Island County considers new air park road

Hoping to bolster and improve access to Whidbey Air Park, Island County is looking at building one of its first new roads in decades on the South End.

Island County Public Works Engineer Joe Araucto and Crawford Road land owner Ferris Dudunake

Hoping to bolster and improve access to Whidbey Air Park, Island County is looking at building one of its first new roads in decades on the South End.

Talked about for years, the project is funding dependent, but the effort took a step forward this week with an open house at Deer Lagoon Grange. There, county officials unveiled seven possibilities to the public that ranged from entirely new roads to rebuilding existing accesses to meet current standards.

The air park is a privately owned public-use airport located on Crawford Road, which is largely unpaved with accesses off Highway 525 to the south and Brooks Hill Road to the north. The road is in poor condition and both the Port of South Whidbey and the Island County Economic Development Council made requests last year for improved access to the facility, according to Connie Bowers, assistant county engineer for Island County Public Works.

“That’s primarily because the area around the air park is the only light industrial zone on South Whidbey,” Bowers said.

The project was included in the county’s six-year transportation plan and otak, an international consulting firm with offices in Redmond and Kirkland, was hired this summer to perform a $39,000 study to identify possible routes. Wednesday’s open house was scheduled to vet those options to the public and get community feedback before the study wraps up in December and a final route is recommended to decision makers.

The event saw healthy attendance with about 50 participants. Opinions on the best choice, and the project in general, varied considerably. Several people expressed disinterest in further development of the area.

“I’m concerned about the remoteness of it and bringing in industry,” said Jennifer Crichton, a Quigley Road resident.

She worried that its rural location would lead to a lack of regulation and supervision of new businesses. Crichton was, however, relieved to learn that the option considered for Quigley Road was abandoned for topographical reasons.

Others said they preferred improving Crawford, from Brooks Hill Road, over blazing an entirely new street. It makes more sense to build on what’s already there, said Sam Glass, a Coles Road resident. His partner, Donna Vanderheiden, echoed those sentiments, saying the northern stretch of Crawford was particularly bad. Graphic courtesy of otak | Island County is considering the construction of a new road on South Whidbey that would lead to Whidbey Air Park on Crawford Road. Located in the area’s only light industrial zone, planners, Port of South Whidbey and Island County Economic Development Council officials want access improved as a means for bolstering business. The above graphic shows several possible routes, though 3A, 3B and 4B have been eliminated.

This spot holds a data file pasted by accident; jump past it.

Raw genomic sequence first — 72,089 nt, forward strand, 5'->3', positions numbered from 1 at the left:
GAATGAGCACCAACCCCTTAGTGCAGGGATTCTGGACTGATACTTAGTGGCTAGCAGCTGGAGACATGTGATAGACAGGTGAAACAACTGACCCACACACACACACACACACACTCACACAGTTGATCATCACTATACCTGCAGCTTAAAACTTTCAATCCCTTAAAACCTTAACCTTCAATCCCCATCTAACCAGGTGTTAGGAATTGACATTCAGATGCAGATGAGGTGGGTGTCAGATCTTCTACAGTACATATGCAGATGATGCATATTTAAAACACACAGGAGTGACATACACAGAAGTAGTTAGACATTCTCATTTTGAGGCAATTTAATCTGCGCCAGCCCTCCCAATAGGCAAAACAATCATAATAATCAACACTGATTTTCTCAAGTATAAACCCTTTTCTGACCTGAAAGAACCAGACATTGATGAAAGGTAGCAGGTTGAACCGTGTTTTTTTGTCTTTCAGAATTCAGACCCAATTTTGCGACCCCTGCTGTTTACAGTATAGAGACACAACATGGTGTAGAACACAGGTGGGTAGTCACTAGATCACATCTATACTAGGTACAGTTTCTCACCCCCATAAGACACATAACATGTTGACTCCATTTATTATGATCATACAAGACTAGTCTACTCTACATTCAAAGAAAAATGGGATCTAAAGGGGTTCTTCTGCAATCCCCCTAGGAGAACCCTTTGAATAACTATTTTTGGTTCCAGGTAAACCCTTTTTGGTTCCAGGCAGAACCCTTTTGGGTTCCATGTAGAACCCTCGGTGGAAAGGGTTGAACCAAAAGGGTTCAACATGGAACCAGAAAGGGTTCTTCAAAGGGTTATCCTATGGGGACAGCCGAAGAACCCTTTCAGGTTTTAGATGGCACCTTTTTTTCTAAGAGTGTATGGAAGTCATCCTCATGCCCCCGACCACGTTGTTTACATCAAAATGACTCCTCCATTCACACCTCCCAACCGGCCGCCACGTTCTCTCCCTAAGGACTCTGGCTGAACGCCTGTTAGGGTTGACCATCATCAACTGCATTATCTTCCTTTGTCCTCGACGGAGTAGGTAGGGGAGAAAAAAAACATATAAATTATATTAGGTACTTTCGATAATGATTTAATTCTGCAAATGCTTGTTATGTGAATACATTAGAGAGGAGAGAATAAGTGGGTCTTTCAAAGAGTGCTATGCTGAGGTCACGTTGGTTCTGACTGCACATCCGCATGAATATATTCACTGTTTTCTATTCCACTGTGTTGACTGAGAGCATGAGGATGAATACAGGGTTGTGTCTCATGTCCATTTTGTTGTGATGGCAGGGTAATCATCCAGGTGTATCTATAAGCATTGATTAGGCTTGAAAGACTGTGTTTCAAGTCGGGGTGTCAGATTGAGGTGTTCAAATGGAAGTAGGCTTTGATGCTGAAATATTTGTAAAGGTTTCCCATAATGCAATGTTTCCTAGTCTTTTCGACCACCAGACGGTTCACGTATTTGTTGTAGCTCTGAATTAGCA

“Its full of potholes, goes up and down — it’s awful,” she said.

Phil Nelson, a Crawford Road resident near the south entrance off Highway 525, said he hasn’t made up his mind yet on which route is best. A paved road would be nice, but it comes at the expense of higher traffic volume. But alternatives that connect to the highway have problems of their own, as Windi Shapley, project engineer for otak, said such a route would likely result in some kind of modification to the existing southern entrance, such as closing one end of the street to ensure motorists only use the county road to access the airpark. That means Nelson may be forced to drive around to get to his house.

“I’m in a quandary,” Nelson said.

Some questioned why the county would go through so much headache and expense to bolster a light industrial zone when it would be far easier to change the zoning of other areas on South Whidbey that already have the necessary infrastructure.

Officials at the meetingt said it wasn’t that simple, that state development laws, particularly the Growth Management Act, prohibit such changes.

According to Joe Araucto, a county engineer working on the project, the fate of the road effort is largely unknown. The study is expected to conclude by the end of the year. The next big step is to present a recommendation to the Island County commissioners.

“But, before we do that we have to figure out how we’re going to pay for it,” Araucto said.

While on the county’s six-year plan, funding has yet to be identified and construction would be in the millions, he said. Each route would cost about $2 million to build, but if all of Crawford was rebuilt and paved that would include two options, totalling $4 million.

“Right now, it’s a wish list,” he said.

Araucto added that he’s been with the department for 20 years, and the county hasn’t built any new roads in that time. It is, however, engaged in another simultaneous effort on Central Whidbey to build a road between Race and Houston roads. Currently, the state highway is the only way to drive north or south on that portion of the island, and the new road would address the potential safety issue of emergency vehicles being unable to get to the hospital in Coupeville in the event of a highway closure.

Public works will accept public comment on the air park road proposal for a couple more weeks. To make a submission, call Araucto at 360-679-7331 or email him at


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